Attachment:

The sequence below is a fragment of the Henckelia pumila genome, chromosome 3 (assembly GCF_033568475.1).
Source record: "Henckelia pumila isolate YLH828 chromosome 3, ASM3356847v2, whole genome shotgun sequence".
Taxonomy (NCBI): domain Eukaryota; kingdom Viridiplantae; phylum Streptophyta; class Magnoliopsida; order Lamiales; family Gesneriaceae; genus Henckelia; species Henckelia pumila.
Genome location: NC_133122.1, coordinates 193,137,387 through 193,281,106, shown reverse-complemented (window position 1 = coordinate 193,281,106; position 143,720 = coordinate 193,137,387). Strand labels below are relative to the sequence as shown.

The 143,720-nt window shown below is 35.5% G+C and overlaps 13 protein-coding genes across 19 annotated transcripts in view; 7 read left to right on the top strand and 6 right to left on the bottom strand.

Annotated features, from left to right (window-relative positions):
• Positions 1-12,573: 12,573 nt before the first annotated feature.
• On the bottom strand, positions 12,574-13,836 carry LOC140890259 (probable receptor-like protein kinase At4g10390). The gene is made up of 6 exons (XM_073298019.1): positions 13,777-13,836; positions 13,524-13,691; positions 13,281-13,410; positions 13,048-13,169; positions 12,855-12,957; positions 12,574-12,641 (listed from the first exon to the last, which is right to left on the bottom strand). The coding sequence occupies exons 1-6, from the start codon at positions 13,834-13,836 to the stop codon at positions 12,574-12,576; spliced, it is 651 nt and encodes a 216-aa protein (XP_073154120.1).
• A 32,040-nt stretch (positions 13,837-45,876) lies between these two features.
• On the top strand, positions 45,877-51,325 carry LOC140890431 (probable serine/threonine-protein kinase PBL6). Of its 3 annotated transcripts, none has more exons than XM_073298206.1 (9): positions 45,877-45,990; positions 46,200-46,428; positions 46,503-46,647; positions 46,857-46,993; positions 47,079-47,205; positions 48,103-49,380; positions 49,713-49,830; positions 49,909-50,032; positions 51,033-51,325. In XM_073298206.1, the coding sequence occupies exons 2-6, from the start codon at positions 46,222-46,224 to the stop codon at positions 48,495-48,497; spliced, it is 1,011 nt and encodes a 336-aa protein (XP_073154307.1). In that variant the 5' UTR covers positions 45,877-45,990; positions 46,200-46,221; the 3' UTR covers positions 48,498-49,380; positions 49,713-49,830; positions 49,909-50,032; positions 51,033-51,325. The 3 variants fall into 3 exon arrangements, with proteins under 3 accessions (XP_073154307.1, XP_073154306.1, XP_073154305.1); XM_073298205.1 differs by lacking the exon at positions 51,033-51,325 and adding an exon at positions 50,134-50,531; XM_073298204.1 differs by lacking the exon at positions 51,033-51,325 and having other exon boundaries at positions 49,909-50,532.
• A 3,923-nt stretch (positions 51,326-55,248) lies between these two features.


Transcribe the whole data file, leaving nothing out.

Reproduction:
The sequence below is a fragment of the Henckelia pumila genome, chromosome 3 (assembly GCF_033568475.1).
Source record: "Henckelia pumila isolate YLH828 chromosome 3, ASM3356847v2, whole genome shotgun sequence".
Taxonomy (NCBI): domain Eukaryota; kingdom Viridiplantae; phylum Streptophyta; class Magnoliopsida; order Lamiales; family Gesneriaceae; genus Henckelia; species Henckelia pumila.
Genome location: NC_133122.1, coordinates 193,137,387 through 193,281,106, shown reverse-complemented (window position 1 = coordinate 193,281,106; position 143,720 = coordinate 193,137,387). Strand labels below are relative to the sequence as shown.

The 143,720-nt window shown below is 35.5% G+C and overlaps 13 protein-coding genes across 19 annotated transcripts in view; 7 read left to right on the top strand and 6 right to left on the bottom strand.

Annotated features, from left to right (window-relative positions):
• Positions 1-12,573: 12,573 nt before the first annotated feature.
• On the bottom strand, positions 12,574-13,836 carry LOC140890259 (probable receptor-like protein kinase At4g10390). The gene is made up of 6 exons (XM_073298019.1): positions 13,777-13,836; positions 13,524-13,691; positions 13,281-13,410; positions 13,048-13,169; positions 12,855-12,957; positions 12,574-12,641 (listed from the first exon to the last, which is right to left on the bottom strand). The coding sequence occupies exons 1-6, from the start codon at positions 13,834-13,836 to the stop codon at positions 12,574-12,576; spliced, it is 651 nt and encodes a 216-aa protein (XP_073154120.1).
• A 32,040-nt stretch (positions 13,837-45,876) lies between these two features.
• On the top strand, positions 45,877-51,325 carry LOC140890431 (probable serine/threonine-protein kinase PBL6). Of its 3 annotated transcripts, none has more exons than XM_073298206.1 (9): positions 45,877-45,990; positions 46,200-46,428; positions 46,503-46,647; positions 46,857-46,993; positions 47,079-47,205; positions 48,103-49,380; positions 49,713-49,830; positions 49,909-50,032; positions 51,033-51,325. In XM_073298206.1, the coding sequence occupies exons 2-6, from the start codon at positions 46,222-46,224 to the stop codon at positions 48,495-48,497; spliced, it is 1,011 nt and encodes a 336-aa protein (XP_073154307.1). In that variant the 5' UTR covers positions 45,877-45,990; positions 46,200-46,221; the 3' UTR covers positions 48,498-49,380; positions 49,713-49,830; positions 49,909-50,032; positions 51,033-51,325. The 3 variants fall into 3 exon arrangements, with proteins under 3 accessions (XP_073154307.1, XP_073154306.1, XP_073154305.1); XM_073298205.1 differs by lacking the exon at positions 51,033-51,325 and adding an exon at positions 50,134-50,531; XM_073298204.1 differs by lacking the exon at positions 51,033-51,325 and having other exon boundaries at positions 49,909-50,532.
• A 3,923-nt stretch (positions 51,326-55,248) lies between these two features.